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An 8-year-old girl whose Friday disappearance from a Mesa school spurred a 17-hour search had apparently embarked on a solo urban-camping trip, police said.
The search drew approximately 125 trained investigators and teams of volunteers from across the Valley to the quiet Mesa neighborhood overnight. At 7:25 a.m. Saturday, Mesa police announced that Leilani Miller had been located and was safe.
On Friday, searchers staged at Hawthorne Elementary School and canvassed the community, going door to door and reviewing security-camera footage, fearing for the girl’s safety as day turned to night and night turned to morning.
Leilani, it turned out, spent the night at an improvised campsite in a grown-over area about a block from the school, Mesa police spokesman Steve Berry told The Arizona Republic. She went prepared, packing a bottle of water and extra granola bars from her friend, who backed out of the adventure at the last minute.
Despite having searched the area the day prior, two detectives rounded a corner Saturday and spotted saw Leilani walking on the sidewalk, apparently unaware of the intense operation that had unfolded in the hours prior.
“She appeared to the detectives a bit disheveled, but in otherwise good condition,” Berry said, adding that it’s not believed she talked to anybody or went anywhere else once she got to the fortlike area not far from school.
Neighbors, law enforcement joined search
Mesa police Sgt. Diane Williams on Friday said Leilani was last seen as she was leaving the school near University and Stapley drives at about 2:15 p.m. When a family member arrived at the school to pick her up 25 minutes later, they couldn’t find her.
Police were called soon after.
Williams said family members told police it was out of character for Leilani not to return home. Williams added that police looked into possible issues with custody or family disputes, but said it does not appear that would have been a factor in the girl’s disappearance.
“There is no suspicious circumstance that we are aware of at this point,” Williams said Friday night.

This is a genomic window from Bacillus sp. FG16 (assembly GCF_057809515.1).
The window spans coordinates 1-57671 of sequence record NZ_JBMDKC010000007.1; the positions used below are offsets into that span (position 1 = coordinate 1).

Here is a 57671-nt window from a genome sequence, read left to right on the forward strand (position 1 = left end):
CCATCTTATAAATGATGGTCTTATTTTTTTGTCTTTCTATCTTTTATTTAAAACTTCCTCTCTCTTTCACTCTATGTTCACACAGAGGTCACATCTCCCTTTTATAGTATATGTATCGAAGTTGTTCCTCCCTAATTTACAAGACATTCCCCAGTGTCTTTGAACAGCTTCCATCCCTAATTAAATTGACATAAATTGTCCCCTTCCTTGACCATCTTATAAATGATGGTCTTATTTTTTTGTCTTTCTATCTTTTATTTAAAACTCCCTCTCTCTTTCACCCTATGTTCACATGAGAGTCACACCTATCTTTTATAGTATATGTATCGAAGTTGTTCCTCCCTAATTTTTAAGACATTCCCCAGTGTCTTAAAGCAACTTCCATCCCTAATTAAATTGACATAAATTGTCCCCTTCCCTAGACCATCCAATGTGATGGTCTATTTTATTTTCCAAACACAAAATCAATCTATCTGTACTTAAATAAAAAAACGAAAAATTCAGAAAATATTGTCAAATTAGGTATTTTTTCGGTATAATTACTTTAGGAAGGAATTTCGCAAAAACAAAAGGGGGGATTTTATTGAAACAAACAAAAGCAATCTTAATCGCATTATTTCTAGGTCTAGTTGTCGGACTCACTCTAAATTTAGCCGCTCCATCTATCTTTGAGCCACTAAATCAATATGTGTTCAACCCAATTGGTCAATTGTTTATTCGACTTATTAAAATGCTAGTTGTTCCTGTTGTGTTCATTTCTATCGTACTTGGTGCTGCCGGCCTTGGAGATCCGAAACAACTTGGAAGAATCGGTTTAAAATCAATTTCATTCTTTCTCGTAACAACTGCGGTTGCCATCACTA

Why wasn’t there an AMBER Alert?
Reports of missing children are often accompanied by questions about the decision not to issue region-wide AMBER Alerts that set cellphones abuzz, interrupt television programming and bring a heightened sense of urgency.
Leilani’s disappearance was no different.
And neither was the answer.
Police reiterated that several criteria have to be met before such an alert can be issued.
- An abduction of a child has occurred.
- The abduction process poses a credible threat of immediate danger of serious bodily injury or death to the child.
- A law-enforcement agency has determined that the child is not a runaway and has not been abducted as a result of a child custody dispute, unless the dispute poses a credible and/or specific threat of serious bodily harm or death to the child.
“The disappearance of Leilani Miller does not meet the criteria to activate an Amber Alert,” Mesa police said in a 5 a.m. Facebook post.
‘I just wanted to help’
Numerous residents in the area joined in the search overnight, and many others did what they could to help with the investigation.
“My mother-in-law called me and she told me they were going to go searching for the girl and I just wanted to help,” said Audra Marshall, 22, who lives near the school.
Julia Milbourne, 21, another resident who lives nearby, said her boss mentioned the missing girl as she was getting off work Friday. Then she logged onto social media.
“I saw it all over Facebook, and the school district sent out voicemails to parents describing the missing girl,” Milbourne said.
Others on Saturday described the grand scale of the search.
Robinson Vazquez lives across the street from the school. He said investigators combed through homes and inspected backyards early in their search.
Vazquez has one of the few clearly visible security cameras in the neighborhood.
Police studied his video footage for hours, looking for suspicious vehicles, a sign of the child or anything else that seemed out of place, Vazquez told The Republic on Saturday.
“This neighborhood is very, very quiet,” he said of how unusual the incident was.
Bianca Tarin was visiting family across the street from the school Friday when police came to the house during their search. She has a child about the same age as Leilani, and the whirring helicopters kept her on edge into the evening, she said.
“I kind of teared up,” Tarin said.
On Saturday morning, Berry thanked law enforcement and volunteers who helped quickly organize and search for Leilani, including dozens of staffers from the Arizona Child Abduction Team.
“Had the detectives not found her, we are confident everyone in the neighborhood would have been instrumental in Leilani being found,” Berry said.
Reach the reporter at [email protected] or on Twitter: @pohl_jason.
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